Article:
Fathers of Color in NICUs Need Centered Communications

Findings from What about the men? Perinatal experiences of men of color whose partners were at risk for preterm birth, a qualitative study are described by the author and PTBi researcher, Linda S. Franck. Additional authors include Brittany Edwards, Monica R. McLemore, Kimberly Baltzell, Allen Hodgkin, and Olga Nunez.

Dr. Edwards currently resides in Fresno, California and is a practicing nurse-midwife. She a collaborator on PTBi's Embrace study.


Please describe your research findings.

We spoke with 12 men of color from Fresno in a group setting about their experiences during their partners’ pregnancy and birth. All of them wanted to have an active role in the pregnancy and birth and to serve as an advocate and ally to their partner and child. Many of the participants cited the importance of their faith in God in helping them cope with adversity and uncertainty of a difficult pregnancy or birth, and they also described experiences of discrimination and mistrust of healthcare professionals and the healthcare system.

What is important or unique about this study?

To our knowledge, this study is the first to describe pregnancy and birth experiences from the perspectives of men of color living in a US community with high rates of preterm birth and infant mortality.

Healthcare professionals need to acknowledge that men of color are likely to have experienced discrimination and mistrust in healthcare encounters and assess needs for support and involvement in decision-making.

Brittany Edwards

Author

What is already known about this topic, and how do your findings add to or change this existing knowledge?

Previous research with groups of mostly White men has highlighted challenges with role transition, mixed emotions, neglect by healthcare providers, and unmet informational needs. Research with fathers of infants in NICUs found that they experienced higher levels of stress than fathers of healthy infants and highlighted the powerful role of NICU staff in creating opportunities or barriers to fathers’ involvement in their infant’s caregiving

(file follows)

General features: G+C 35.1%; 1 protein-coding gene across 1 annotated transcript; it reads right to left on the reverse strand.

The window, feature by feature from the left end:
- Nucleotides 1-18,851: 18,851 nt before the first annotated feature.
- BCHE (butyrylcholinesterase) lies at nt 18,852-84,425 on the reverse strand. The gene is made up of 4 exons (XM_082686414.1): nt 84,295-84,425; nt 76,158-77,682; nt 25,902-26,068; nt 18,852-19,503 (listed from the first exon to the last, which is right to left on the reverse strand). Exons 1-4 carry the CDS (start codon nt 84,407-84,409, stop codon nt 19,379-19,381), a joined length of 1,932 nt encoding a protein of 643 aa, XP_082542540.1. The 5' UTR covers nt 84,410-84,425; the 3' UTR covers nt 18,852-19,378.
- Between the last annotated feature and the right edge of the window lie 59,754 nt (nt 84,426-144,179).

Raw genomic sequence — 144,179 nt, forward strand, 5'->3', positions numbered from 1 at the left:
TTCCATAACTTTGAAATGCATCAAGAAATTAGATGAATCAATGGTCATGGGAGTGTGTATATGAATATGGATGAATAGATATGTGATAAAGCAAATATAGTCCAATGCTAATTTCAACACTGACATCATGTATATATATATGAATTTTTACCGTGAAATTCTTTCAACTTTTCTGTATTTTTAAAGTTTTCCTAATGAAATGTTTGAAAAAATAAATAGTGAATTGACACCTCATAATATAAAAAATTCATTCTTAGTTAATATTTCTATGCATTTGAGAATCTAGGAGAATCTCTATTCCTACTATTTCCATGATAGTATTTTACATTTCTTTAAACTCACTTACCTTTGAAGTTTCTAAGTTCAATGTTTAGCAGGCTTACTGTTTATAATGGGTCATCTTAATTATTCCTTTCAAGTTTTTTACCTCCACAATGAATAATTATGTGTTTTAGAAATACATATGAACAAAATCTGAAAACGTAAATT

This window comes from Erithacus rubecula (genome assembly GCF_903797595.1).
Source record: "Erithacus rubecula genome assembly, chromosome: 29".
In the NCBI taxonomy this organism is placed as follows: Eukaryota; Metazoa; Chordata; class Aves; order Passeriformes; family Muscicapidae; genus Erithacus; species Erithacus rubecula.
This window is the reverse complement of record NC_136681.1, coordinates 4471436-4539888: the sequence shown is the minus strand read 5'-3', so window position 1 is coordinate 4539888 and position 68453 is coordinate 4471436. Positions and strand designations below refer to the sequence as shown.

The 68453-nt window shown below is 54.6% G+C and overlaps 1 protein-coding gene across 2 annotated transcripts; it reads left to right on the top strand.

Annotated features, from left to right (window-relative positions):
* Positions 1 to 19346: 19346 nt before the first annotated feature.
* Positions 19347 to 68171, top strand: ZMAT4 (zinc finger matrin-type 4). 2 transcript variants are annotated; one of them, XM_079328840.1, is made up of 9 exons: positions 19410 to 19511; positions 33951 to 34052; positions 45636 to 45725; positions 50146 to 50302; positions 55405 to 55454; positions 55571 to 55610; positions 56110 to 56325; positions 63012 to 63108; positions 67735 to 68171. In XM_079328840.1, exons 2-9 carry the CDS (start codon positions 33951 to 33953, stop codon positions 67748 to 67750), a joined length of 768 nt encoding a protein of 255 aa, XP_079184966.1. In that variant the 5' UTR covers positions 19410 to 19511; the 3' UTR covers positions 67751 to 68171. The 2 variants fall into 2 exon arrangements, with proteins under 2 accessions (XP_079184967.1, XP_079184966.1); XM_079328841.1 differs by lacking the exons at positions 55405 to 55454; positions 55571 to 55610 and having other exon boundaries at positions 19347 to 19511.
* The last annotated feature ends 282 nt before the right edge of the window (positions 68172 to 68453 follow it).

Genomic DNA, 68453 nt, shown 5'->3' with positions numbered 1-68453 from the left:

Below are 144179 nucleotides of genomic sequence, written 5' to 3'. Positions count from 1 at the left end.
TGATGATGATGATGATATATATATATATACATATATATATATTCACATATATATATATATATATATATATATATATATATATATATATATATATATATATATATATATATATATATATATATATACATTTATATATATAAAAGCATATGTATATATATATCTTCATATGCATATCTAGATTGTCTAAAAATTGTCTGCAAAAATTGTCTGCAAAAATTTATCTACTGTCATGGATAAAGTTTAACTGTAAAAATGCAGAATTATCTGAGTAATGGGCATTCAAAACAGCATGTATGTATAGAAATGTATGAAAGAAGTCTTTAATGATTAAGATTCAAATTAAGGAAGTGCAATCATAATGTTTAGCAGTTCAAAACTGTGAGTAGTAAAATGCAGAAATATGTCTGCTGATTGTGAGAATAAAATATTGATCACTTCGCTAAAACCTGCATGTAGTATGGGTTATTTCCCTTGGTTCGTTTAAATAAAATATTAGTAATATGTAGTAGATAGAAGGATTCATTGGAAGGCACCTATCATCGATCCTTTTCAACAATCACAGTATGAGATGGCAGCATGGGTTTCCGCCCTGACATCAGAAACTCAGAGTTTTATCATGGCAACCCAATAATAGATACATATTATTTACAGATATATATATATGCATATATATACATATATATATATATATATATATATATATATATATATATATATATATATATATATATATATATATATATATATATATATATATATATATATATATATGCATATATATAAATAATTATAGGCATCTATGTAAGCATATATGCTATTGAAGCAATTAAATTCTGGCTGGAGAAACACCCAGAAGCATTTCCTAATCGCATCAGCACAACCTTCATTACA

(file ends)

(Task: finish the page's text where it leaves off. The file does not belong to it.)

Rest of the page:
How does your research impact current clinical practice? How does your research impact patients?

Healthcare professionals need to acknowledge that men of color are likely to have experienced discrimination and mistrust in healthcare encounters and assess needs for support and involvement in decision-making.

What should researchers/providers/patients/public health workers/etc. do as a result of these findings?

More research is needed to further expand and confirm the findings from this study. Interventions to develop father-centered communication is needed to help rebuild trust for men of color at all phases of maternal and newborn care. As women of color are at greater social and medical risk for preterm birth, they and their male partners should be directly included in all future maternal-newborn research and health service redesign.


Read the full study

What about the men? Perinatal experiences of men of color whose partners were at risk for preterm birth, a qualitative study